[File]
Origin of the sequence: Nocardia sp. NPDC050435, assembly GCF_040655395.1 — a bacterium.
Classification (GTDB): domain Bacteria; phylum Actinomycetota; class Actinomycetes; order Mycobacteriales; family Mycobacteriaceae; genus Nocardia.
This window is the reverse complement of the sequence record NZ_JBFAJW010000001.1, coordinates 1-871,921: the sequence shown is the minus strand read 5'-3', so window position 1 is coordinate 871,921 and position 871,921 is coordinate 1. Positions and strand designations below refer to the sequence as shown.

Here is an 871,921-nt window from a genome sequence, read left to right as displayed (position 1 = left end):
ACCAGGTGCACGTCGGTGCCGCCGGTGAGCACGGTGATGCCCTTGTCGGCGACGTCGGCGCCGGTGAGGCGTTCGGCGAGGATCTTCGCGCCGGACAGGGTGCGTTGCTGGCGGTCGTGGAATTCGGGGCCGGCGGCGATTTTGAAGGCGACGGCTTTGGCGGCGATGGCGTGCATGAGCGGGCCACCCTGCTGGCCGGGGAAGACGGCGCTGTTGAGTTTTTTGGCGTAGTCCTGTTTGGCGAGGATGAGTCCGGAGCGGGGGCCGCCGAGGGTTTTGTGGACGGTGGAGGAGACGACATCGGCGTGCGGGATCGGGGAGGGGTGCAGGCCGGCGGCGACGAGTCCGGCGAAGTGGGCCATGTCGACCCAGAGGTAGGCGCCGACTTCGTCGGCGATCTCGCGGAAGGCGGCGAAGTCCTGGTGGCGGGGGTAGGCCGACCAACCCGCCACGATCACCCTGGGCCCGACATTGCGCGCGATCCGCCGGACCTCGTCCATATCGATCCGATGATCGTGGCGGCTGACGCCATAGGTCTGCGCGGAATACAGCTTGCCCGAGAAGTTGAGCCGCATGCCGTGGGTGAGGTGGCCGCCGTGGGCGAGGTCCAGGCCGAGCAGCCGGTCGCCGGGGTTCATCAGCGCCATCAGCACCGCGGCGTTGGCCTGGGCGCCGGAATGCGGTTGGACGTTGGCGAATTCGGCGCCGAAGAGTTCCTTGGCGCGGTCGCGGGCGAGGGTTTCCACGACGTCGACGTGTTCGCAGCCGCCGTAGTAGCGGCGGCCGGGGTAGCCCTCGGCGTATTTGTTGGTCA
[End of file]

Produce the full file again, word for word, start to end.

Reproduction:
Origin of the sequence: Nocardia sp. NPDC050435, assembly GCF_040655395.1 — a bacterium.
Classification (GTDB): domain Bacteria; phylum Actinomycetota; class Actinomycetes; order Mycobacteriales; family Mycobacteriaceae; genus Nocardia.
This window is the reverse complement of the sequence record NZ_JBFAJW010000001.1, coordinates 1-871,921: the sequence shown is the minus strand read 5'-3', so window position 1 is coordinate 871,921 and position 871,921 is coordinate 1. Positions and strand designations below refer to the sequence as shown.

Here is an 871,921-nt window from a genome sequence, read left to right as displayed (position 1 = left end):
ACCAGGTGCACGTCGGTGCCGCCGGTGAGCACGGTGATGCCCTTGTCGGCGACGTCGGCGCCGGTGAGGCGTTCGGCGAGGATCTTCGCGCCGGACAGGGTGCGTTGCTGGCGGTCGTGGAATTCGGGGCCGGCGGCGATTTTGAAGGCGACGGCTTTGGCGGCGATGGCGTGCATGAGCGGGCCACCCTGCTGGCCGGGGAAGACGGCGCTGTTGAGTTTTTTGGCGTAGTCCTGTTTGGCGAGGATGAGTCCGGAGCGGGGGCCGCCGAGGGTTTTGTGGACGGTGGAGGAGACGACATCGGCGTGCGGGATCGGGGAGGGGTGCAGGCCGGCGGCGACGAGTCCGGCGAAGTGGGCCATGTCGACCCAGAGGTAGGCGCCGACTTCGTCGGCGATCTCGCGGAAGGCGGCGAAGTCCTGGTGGCGGGGGTAGGCCGACCAACCCGCCACGATCACCCTGGGCCCGACATTGCGCGCGATCCGCCGGACCTCGTCCATATCGATCCGATGATCGTGGCGGCTGACGCCATAGGTCTGCGCGGAATACAGCTTGCCCGAGAAGTTGAGCCGCATGCCGTGGGTGAGGTGGCCGCCGTGGGCGAGGTCCAGGCCGAGCAGCCGGTCGCCGGGGTTCATCAGCGCCATCAGCACCGCGGCGTTGGCCTGGGCGCCGGAATGCGGTTGGACGTTGGCGAATTCGGCGCCGAAGAGTTCCTTGGCGCGGTCGCGGGCGAGGGTTTCCACGACGTCGACGTGTTCGCAGCCGCCGTAGTAGCGGCGGCCGGGGTAGCCCTCGGCGTATTTGTTGGTCA